Written by Iain Gale
Review by Martin Bourne

Alamein is a novel based on the famous battle in 1942, often (if inaccurately) called the turning-point of World War II. We follow the ten-day-long struggle through the experiences of a variety of real individuals, who between them offer a cross-section of those taking part.

Unfortunately, the individual parts don’t gel together very well. The use of real-life characters constrains the story to what they actually did. Some of them inevitably get more involved and are more fully developed than others, so it all gets very uneven. Very few of the characters actually meet, and so we end up with a series of short stories rather than a coherent novel.

I also spotted quite a few inaccuracies, particularly with the equipment. It is the Germans, not the British, who used 88mm guns, for example. The situation map at the start doesn’t show all of the terrain features or units that are referenced, the various military operations are poorly explained, and because this is combined with the bitty nature of the book it can get very confusing trying to follow what is happening. Not that this matters much, as the description of the fighting is always the same. The first time we read of someone being blown to bits or having a shell splinter slice into their heads it is shocking. By the twentieth time it has lost all effect, which is both bad writing and a disservice to the soldiers who were involved.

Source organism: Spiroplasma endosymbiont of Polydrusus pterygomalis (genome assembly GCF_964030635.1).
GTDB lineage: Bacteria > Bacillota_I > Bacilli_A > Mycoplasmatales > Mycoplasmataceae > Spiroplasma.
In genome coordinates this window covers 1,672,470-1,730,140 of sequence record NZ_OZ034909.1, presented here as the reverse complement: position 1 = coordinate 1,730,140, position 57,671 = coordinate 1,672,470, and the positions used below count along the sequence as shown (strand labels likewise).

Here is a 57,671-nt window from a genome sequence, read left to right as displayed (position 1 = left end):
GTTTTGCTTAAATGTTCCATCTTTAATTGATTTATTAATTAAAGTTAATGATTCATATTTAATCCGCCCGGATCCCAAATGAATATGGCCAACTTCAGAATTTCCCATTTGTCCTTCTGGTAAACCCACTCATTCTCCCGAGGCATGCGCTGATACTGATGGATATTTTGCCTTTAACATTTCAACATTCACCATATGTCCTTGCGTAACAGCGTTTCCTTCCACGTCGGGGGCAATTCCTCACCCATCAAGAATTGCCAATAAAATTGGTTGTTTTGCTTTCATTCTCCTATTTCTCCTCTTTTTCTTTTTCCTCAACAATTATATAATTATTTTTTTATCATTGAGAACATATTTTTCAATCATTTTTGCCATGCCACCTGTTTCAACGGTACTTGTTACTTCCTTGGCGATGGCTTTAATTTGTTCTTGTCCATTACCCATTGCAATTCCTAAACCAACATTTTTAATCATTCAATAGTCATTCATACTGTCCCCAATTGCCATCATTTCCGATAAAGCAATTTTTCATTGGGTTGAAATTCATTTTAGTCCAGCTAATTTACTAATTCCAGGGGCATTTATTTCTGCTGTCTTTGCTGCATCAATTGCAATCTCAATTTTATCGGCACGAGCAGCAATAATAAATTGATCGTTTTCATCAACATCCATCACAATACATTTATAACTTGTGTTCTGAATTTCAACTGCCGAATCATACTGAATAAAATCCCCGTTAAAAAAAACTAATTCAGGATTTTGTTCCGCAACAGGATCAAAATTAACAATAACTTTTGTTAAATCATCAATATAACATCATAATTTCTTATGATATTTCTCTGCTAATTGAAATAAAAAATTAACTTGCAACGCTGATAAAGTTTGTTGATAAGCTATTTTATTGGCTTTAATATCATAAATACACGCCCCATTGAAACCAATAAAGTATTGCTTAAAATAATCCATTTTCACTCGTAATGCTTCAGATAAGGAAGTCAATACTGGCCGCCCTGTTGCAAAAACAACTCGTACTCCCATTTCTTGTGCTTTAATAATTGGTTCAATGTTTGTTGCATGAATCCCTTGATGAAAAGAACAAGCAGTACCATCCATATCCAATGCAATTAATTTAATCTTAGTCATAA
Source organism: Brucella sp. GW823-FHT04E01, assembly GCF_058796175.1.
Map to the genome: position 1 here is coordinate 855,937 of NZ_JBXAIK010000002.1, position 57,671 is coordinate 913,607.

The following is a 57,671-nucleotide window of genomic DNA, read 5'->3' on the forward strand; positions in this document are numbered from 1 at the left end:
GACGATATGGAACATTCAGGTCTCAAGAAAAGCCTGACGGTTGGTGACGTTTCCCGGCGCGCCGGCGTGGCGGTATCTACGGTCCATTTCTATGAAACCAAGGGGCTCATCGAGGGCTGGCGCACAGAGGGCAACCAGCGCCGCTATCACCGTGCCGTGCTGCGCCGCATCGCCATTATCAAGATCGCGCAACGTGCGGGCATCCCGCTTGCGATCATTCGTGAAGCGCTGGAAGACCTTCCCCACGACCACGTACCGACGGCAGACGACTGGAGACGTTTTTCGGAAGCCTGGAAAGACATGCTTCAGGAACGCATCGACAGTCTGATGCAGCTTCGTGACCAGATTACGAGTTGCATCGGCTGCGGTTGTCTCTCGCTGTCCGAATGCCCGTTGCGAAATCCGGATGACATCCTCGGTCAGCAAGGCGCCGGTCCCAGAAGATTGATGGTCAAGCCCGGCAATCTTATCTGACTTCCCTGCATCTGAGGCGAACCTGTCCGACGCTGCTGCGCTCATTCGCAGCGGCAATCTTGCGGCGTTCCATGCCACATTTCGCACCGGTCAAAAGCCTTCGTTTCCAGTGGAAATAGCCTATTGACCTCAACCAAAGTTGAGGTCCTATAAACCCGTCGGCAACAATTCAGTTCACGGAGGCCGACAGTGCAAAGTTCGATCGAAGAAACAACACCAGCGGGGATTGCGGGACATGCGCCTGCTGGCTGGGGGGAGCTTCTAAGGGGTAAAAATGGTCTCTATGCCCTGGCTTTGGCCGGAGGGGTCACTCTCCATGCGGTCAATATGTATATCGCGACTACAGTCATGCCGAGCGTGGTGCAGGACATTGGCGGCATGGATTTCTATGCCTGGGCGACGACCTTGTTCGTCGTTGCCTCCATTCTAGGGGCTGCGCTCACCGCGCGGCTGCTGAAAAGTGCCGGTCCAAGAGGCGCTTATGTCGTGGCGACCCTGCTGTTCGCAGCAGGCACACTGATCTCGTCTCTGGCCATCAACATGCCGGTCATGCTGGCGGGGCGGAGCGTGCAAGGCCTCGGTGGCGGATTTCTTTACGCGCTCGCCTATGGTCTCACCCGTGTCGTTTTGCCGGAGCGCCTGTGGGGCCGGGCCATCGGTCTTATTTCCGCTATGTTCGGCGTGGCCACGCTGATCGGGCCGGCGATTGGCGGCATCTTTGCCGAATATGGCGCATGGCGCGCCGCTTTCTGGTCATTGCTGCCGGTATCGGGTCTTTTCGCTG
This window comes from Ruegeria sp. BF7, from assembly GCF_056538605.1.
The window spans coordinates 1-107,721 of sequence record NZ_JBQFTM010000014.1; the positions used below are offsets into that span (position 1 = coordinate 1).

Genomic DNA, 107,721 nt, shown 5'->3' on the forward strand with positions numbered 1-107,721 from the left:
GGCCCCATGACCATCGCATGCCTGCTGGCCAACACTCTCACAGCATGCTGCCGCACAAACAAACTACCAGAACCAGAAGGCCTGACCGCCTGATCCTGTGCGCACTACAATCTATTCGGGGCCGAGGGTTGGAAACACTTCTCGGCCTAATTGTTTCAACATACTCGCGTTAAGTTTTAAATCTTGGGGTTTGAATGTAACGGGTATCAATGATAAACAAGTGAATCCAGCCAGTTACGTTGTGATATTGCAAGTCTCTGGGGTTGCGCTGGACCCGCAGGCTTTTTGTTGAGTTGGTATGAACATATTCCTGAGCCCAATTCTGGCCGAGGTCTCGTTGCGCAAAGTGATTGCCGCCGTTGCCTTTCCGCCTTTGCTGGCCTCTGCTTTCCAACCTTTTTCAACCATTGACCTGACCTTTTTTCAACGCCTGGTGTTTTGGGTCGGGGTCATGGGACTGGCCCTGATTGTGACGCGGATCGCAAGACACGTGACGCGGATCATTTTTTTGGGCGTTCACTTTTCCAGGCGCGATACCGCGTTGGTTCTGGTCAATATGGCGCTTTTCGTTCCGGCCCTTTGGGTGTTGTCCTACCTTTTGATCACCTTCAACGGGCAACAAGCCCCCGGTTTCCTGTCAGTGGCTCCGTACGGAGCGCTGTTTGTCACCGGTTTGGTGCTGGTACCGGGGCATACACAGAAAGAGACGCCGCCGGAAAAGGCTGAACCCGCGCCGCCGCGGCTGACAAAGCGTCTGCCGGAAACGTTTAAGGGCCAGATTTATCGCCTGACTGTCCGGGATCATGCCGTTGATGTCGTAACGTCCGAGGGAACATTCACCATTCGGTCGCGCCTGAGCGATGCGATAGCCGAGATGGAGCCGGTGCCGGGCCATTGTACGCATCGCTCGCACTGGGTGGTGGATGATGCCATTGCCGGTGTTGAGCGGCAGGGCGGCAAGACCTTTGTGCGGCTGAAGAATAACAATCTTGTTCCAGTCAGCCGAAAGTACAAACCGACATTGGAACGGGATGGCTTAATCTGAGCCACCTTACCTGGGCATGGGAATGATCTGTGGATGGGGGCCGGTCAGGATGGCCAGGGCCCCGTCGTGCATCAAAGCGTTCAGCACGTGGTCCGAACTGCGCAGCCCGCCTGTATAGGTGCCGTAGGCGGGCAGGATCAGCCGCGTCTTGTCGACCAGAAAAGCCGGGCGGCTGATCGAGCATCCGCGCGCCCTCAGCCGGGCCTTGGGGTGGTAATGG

On the plus side, it is very easy to read, and for once the Italians are not stereotyped as cowards or incompetents. Really though, if you wanted an exciting and tense story about Alamein, you would be better off with a good non‑fiction book.